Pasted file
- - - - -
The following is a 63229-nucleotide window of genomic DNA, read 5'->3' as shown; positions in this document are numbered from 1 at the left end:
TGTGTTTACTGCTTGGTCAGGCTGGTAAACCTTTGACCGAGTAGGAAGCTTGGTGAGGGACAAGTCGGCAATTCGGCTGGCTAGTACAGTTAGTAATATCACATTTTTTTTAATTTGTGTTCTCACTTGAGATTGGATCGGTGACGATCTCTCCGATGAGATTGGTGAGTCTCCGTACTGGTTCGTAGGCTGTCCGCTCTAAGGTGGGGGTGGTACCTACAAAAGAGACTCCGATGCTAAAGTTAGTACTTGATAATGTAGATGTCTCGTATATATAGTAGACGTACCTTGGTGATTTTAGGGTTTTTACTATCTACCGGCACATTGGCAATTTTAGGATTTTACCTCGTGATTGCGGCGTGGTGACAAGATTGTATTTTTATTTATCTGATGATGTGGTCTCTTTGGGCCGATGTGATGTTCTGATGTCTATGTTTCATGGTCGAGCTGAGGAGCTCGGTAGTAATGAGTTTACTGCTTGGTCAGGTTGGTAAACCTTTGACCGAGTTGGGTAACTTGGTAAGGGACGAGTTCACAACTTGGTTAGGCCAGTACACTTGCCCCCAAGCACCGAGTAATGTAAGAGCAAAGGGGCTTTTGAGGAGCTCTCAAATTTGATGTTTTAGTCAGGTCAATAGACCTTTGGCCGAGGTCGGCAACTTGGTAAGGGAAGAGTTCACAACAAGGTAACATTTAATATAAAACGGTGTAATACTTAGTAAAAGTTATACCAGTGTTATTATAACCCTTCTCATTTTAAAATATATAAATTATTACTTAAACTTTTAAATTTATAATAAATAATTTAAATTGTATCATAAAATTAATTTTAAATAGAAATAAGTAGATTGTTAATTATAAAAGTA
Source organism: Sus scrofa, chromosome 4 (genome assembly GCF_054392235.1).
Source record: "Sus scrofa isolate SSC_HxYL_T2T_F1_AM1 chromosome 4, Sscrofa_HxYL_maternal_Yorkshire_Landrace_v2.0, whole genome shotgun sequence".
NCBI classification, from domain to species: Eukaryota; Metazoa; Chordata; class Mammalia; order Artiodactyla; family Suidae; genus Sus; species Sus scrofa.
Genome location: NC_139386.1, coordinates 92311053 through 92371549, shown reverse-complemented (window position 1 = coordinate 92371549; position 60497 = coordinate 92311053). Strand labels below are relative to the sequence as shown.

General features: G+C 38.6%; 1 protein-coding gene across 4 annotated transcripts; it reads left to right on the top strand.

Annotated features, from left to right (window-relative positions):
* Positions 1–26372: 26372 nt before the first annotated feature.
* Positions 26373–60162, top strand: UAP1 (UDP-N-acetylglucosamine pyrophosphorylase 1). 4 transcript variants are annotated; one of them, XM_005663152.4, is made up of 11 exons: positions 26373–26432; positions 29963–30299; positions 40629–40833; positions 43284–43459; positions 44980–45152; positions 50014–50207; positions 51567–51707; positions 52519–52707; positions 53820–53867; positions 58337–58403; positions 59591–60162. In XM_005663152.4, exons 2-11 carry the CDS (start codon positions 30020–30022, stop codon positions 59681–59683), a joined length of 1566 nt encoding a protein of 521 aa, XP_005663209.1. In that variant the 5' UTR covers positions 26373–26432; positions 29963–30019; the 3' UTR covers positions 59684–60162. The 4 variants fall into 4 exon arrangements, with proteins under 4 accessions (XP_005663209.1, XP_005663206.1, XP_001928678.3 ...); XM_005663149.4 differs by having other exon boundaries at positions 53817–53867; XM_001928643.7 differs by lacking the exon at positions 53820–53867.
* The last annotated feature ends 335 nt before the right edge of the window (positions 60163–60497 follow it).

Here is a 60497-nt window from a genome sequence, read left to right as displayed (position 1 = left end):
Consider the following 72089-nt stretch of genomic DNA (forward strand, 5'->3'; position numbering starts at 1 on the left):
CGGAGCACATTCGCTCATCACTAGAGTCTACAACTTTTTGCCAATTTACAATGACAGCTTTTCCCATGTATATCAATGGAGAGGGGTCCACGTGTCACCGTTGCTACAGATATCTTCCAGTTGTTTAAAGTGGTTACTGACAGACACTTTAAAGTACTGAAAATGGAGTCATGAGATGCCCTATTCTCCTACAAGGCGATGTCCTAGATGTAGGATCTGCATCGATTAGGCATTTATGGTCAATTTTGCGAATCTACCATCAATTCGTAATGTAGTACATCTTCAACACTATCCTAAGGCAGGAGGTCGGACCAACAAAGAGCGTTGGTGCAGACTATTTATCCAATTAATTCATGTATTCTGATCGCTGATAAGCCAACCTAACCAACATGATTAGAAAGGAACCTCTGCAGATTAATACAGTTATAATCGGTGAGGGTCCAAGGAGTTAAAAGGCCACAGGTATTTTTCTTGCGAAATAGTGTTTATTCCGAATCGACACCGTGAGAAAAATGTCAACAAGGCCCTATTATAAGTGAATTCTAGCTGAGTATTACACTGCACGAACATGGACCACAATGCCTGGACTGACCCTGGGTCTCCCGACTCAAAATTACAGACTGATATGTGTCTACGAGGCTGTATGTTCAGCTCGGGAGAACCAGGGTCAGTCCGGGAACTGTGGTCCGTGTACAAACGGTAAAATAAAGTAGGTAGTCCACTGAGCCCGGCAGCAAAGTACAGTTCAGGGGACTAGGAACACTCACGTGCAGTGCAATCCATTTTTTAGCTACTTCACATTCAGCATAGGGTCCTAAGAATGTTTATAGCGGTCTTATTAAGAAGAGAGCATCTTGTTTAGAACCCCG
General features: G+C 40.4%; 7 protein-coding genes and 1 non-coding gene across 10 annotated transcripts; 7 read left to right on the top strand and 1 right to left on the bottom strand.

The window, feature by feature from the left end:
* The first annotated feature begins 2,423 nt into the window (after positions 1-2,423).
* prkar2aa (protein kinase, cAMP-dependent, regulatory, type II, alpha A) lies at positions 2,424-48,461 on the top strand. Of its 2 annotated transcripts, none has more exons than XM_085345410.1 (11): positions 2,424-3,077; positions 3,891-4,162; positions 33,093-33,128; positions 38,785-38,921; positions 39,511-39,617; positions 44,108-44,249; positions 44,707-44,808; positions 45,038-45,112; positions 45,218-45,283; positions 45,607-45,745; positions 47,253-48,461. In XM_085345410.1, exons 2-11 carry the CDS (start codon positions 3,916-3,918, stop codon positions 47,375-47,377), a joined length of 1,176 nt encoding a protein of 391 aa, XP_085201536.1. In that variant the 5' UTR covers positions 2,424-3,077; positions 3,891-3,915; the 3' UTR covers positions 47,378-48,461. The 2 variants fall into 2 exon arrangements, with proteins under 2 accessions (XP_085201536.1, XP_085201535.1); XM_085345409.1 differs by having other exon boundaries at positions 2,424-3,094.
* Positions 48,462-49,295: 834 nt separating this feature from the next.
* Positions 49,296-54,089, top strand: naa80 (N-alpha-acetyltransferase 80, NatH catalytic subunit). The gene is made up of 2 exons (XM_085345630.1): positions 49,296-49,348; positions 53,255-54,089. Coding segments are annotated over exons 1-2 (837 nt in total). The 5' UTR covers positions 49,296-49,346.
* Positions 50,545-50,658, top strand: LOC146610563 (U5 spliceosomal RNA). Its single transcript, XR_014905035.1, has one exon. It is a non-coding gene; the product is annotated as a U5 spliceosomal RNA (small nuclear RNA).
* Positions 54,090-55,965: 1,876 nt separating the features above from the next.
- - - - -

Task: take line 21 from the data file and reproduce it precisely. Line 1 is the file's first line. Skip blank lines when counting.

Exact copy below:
* Positions 50,545-50,658, top strand: LOC146610563 (U5 spliceosomal RNA). Its single transcript, XR_014905035.1, has one exon. It is a non-coding gene; the product is annotated as a U5 spliceosomal RNA (small nuclear RNA).